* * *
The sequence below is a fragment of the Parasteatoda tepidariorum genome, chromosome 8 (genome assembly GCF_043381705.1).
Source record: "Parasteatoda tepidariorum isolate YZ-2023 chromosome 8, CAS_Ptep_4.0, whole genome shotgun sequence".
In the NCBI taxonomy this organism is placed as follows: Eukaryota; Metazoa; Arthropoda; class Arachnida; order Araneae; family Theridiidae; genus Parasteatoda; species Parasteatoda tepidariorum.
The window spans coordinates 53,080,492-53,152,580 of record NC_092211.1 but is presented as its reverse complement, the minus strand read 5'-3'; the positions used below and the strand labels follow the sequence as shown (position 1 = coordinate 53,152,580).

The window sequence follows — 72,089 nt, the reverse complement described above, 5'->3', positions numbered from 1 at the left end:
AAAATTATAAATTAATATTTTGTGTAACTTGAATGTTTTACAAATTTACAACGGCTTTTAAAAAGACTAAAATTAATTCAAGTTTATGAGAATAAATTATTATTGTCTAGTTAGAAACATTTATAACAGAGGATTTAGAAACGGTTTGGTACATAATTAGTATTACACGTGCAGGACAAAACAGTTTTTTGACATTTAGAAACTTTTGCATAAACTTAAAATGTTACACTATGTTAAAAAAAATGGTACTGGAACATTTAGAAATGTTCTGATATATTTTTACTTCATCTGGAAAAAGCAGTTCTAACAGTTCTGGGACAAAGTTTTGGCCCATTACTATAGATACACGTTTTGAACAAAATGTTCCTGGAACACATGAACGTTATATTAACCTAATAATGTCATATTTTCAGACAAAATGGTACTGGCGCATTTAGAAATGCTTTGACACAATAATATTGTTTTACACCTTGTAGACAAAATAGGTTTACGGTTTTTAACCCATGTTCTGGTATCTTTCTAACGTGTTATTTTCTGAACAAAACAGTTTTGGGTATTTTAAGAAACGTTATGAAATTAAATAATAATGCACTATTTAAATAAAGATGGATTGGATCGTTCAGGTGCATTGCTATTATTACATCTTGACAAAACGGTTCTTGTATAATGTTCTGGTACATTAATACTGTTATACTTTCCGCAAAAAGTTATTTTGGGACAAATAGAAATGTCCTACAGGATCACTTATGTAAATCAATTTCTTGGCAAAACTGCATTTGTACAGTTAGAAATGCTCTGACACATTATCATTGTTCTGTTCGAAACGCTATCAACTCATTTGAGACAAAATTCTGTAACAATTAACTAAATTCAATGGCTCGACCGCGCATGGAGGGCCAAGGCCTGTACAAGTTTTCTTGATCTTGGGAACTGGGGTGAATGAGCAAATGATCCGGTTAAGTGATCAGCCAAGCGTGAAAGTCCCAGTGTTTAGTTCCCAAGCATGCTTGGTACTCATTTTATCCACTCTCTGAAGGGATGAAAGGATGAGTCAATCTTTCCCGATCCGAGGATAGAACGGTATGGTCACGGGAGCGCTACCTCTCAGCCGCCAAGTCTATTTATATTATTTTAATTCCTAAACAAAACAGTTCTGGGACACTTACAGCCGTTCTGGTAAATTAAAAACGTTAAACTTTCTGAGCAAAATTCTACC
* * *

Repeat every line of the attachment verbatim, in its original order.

The sequence below is a fragment of the Parasteatoda tepidariorum genome, chromosome 8 (genome assembly GCF_043381705.1).
Source record: "Parasteatoda tepidariorum isolate YZ-2023 chromosome 8, CAS_Ptep_4.0, whole genome shotgun sequence".
In the NCBI taxonomy this organism is placed as follows: Eukaryota; Metazoa; Arthropoda; class Arachnida; order Araneae; family Theridiidae; genus Parasteatoda; species Parasteatoda tepidariorum.
The window spans coordinates 53,080,492-53,152,580 of record NC_092211.1 but is presented as its reverse complement, the minus strand read 5'-3'; the positions used below and the strand labels follow the sequence as shown (position 1 = coordinate 53,152,580).

The window sequence follows — 72,089 nt, the reverse complement described above, 5'->3', positions numbered from 1 at the left end:
AAAATTATAAATTAATATTTTGTGTAACTTGAATGTTTTACAAATTTACAACGGCTTTTAAAAAGACTAAAATTAATTCAAGTTTATGAGAATAAATTATTATTGTCTAGTTAGAAACATTTATAACAGAGGATTTAGAAACGGTTTGGTACATAATTAGTATTACACGTGCAGGACAAAACAGTTTTTTGACATTTAGAAACTTTTGCATAAACTTAAAATGTTACACTATGTTAAAAAAAATGGTACTGGAACATTTAGAAATGTTCTGATATATTTTTACTTCATCTGGAAAAAGCAGTTCTAACAGTTCTGGGACAAAGTTTTGGCCCATTACTATAGATACACGTTTTGAACAAAATGTTCCTGGAACACATGAACGTTATATTAACCTAATAATGTCATATTTTCAGACAAAATGGTACTGGCGCATTTAGAAATGCTTTGACACAATAATATTGTTTTACACCTTGTAGACAAAATAGGTTTACGGTTTTTAACCCATGTTCTGGTATCTTTCTAACGTGTTATTTTCTGAACAAAACAGTTTTGGGTATTTTAAGAAACGTTATGAAATTAAATAATAATGCACTATTTAAATAAAGATGGATTGGATCGTTCAGGTGCATTGCTATTATTACATCTTGACAAAACGGTTCTTGTATAATGTTCTGGTACATTAATACTGTTATACTTTCCGCAAAAAGTTATTTTGGGACAAATAGAAATGTCCTACAGGATCACTTATGTAAATCAATTTCTTGGCAAAACTGCATTTGTACAGTTAGAAATGCTCTGACACATTATCATTGTTCTGTTCGAAACGCTATCAACTCATTTGAGACAAAATTCTGTAACAATTAACTAAATTCAATGGCTCGACCGCGCATGGAGGGCCAAGGCCTGTACAAGTTTTCTTGATCTTGGGAACTGGGGTGAATGAGCAAATGATCCGGTTAAGTGATCAGCCAAGCGTGAAAGTCCCAGTGTTTAGTTCCCAAGCATGCTTGGTACTCATTTTATCCACTCTCTGAAGGGATGAAAGGATGAGTCAATCTTTCCCGATCCGAGGATAGAACGGTATGGTCACGGGAGCGCTACCTCTCAGCCGCCAAGTCTATTTATATTATTTTAATTCCTAAACAAAACAGTTCTGGGACACTTACAGCCGTTCTGGTAAATTAAAAACGTTAAACTTTCTGAGCAAAATTCTACC